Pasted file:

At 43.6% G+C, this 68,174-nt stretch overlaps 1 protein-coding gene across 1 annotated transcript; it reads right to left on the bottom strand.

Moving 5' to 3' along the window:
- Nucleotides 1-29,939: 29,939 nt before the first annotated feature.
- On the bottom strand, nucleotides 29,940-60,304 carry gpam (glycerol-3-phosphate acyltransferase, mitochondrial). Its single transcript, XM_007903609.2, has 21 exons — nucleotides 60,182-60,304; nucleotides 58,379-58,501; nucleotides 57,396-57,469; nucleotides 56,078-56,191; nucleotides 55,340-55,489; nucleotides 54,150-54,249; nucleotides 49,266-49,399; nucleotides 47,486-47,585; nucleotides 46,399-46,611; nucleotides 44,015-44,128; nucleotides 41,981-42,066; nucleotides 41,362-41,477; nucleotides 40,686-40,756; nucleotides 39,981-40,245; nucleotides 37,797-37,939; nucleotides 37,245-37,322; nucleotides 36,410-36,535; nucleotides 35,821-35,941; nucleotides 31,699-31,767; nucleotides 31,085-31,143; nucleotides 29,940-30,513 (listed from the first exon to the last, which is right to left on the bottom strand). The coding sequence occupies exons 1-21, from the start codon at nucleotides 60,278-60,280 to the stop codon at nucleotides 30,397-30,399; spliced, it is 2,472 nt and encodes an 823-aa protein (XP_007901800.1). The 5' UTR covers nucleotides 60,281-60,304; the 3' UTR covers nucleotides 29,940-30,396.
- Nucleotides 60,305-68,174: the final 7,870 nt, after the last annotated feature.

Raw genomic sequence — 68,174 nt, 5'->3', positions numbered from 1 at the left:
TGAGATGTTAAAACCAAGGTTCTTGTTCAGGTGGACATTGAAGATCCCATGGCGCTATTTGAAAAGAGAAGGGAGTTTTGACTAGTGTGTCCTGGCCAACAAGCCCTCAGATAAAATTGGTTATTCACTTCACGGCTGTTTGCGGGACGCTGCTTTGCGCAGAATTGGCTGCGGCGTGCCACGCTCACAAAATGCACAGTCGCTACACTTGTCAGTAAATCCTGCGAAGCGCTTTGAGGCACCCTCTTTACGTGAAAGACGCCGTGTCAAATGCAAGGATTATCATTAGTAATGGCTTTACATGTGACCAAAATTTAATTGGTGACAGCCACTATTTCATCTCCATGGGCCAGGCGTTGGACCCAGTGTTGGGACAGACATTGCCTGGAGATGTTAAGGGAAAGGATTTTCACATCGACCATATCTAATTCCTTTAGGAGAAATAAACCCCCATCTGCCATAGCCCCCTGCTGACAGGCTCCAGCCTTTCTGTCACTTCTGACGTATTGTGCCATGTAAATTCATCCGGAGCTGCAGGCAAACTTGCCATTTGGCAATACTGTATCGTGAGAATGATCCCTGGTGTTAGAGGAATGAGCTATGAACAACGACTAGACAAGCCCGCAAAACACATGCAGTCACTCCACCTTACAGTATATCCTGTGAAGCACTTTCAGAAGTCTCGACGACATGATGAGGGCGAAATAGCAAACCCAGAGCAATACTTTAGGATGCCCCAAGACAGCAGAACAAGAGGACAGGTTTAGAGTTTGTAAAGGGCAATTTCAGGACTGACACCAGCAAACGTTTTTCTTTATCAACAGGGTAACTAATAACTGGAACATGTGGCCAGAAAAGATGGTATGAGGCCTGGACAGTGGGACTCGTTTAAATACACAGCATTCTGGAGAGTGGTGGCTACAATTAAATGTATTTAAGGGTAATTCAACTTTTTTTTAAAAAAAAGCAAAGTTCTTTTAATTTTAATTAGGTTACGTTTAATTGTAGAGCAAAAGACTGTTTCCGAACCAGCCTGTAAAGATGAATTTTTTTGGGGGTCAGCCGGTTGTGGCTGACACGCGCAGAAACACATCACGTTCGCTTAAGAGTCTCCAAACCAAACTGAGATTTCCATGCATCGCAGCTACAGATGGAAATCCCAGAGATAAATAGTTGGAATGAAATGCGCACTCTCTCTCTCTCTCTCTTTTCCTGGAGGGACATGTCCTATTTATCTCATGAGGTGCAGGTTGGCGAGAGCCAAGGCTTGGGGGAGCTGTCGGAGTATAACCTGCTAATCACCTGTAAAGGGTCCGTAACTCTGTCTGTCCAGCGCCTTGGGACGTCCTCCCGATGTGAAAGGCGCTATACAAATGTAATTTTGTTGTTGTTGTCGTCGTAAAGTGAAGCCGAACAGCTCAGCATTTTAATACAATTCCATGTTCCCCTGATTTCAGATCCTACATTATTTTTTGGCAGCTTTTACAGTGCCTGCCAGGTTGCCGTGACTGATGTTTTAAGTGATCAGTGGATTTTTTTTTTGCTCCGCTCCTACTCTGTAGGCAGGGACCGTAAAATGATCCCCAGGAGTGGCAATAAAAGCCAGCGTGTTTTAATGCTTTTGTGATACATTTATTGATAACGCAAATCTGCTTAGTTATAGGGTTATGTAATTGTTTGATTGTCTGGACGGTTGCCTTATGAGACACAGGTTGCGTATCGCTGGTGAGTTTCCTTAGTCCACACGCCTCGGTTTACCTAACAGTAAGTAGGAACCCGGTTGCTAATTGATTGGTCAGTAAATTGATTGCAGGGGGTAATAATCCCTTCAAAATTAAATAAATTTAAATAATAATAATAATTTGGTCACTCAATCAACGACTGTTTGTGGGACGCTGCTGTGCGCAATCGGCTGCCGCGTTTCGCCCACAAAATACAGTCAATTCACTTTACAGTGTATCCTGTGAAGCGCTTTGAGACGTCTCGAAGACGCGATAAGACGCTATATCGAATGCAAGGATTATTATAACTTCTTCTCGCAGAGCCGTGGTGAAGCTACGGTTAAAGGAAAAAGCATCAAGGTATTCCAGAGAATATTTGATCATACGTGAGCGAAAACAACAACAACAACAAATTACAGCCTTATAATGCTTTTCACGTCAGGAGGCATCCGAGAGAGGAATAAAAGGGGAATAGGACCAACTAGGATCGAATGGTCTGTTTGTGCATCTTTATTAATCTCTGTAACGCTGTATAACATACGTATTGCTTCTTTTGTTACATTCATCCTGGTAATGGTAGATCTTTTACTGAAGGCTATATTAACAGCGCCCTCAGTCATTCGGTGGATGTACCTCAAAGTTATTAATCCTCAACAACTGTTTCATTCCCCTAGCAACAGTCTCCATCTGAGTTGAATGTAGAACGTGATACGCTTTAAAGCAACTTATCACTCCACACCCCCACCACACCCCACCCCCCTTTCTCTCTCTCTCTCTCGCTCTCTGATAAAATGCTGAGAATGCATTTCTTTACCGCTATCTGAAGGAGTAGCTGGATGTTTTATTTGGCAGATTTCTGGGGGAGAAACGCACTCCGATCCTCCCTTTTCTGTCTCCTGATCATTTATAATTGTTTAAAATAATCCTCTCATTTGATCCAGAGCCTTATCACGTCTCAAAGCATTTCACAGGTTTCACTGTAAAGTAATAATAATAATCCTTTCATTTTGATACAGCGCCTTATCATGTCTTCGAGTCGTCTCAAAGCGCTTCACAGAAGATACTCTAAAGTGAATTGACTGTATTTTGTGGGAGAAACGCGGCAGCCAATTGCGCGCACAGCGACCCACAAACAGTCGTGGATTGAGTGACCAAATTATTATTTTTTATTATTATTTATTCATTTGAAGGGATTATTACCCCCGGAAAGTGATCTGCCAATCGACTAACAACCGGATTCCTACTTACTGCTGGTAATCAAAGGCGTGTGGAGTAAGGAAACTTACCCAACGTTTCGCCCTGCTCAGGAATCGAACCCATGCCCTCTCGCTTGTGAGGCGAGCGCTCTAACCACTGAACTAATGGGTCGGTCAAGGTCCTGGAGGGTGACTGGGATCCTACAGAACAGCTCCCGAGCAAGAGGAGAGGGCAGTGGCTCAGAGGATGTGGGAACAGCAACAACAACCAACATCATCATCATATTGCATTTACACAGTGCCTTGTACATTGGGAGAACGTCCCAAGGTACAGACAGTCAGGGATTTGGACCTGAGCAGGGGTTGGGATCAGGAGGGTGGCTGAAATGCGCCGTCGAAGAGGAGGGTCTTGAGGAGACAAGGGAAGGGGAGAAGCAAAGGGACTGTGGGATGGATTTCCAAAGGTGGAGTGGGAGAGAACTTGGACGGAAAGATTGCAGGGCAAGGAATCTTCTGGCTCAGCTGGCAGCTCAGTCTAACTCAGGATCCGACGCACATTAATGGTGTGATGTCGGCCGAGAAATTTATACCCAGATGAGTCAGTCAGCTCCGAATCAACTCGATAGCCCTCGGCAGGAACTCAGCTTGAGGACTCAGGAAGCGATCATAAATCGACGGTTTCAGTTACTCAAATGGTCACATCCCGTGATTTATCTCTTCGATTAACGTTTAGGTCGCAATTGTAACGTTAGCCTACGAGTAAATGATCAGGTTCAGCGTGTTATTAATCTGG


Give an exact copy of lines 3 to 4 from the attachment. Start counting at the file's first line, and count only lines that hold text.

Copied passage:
- Nucleotides 1-29,939: 29,939 nt before the first annotated feature.
- On the bottom strand, nucleotides 29,940-60,304 carry gpam (glycerol-3-phosphate acyltransferase, mitochondrial). Its single transcript, XM_007903609.2, has 21 exons — nucleotides 60,182-60,304; nucleotides 58,379-58,501; nucleotides 57,396-57,469; nucleotides 56,078-56,191; nucleotides 55,340-55,489; nucleotides 54,150-54,249; nucleotides 49,266-49,399; nucleotides 47,486-47,585; nucleotides 46,399-46,611; nucleotides 44,015-44,128; nucleotides 41,981-42,066; nucleotides 41,362-41,477; nucleotides 40,686-40,756; nucleotides 39,981-40,245; nucleotides 37,797-37,939; nucleotides 37,245-37,322; nucleotides 36,410-36,535; nucleotides 35,821-35,941; nucleotides 31,699-31,767; nucleotides 31,085-31,143; nucleotides 29,940-30,513 (listed from the first exon to the last, which is right to left on the bottom strand). The coding sequence occupies exons 1-21, from the start codon at nucleotides 60,278-60,280 to the stop codon at nucleotides 30,397-30,399; spliced, it is 2,472 nt and encodes an 823-aa protein (XP_007901800.1). The 5' UTR covers nucleotides 60,281-60,304; the 3' UTR covers nucleotides 29,940-30,396.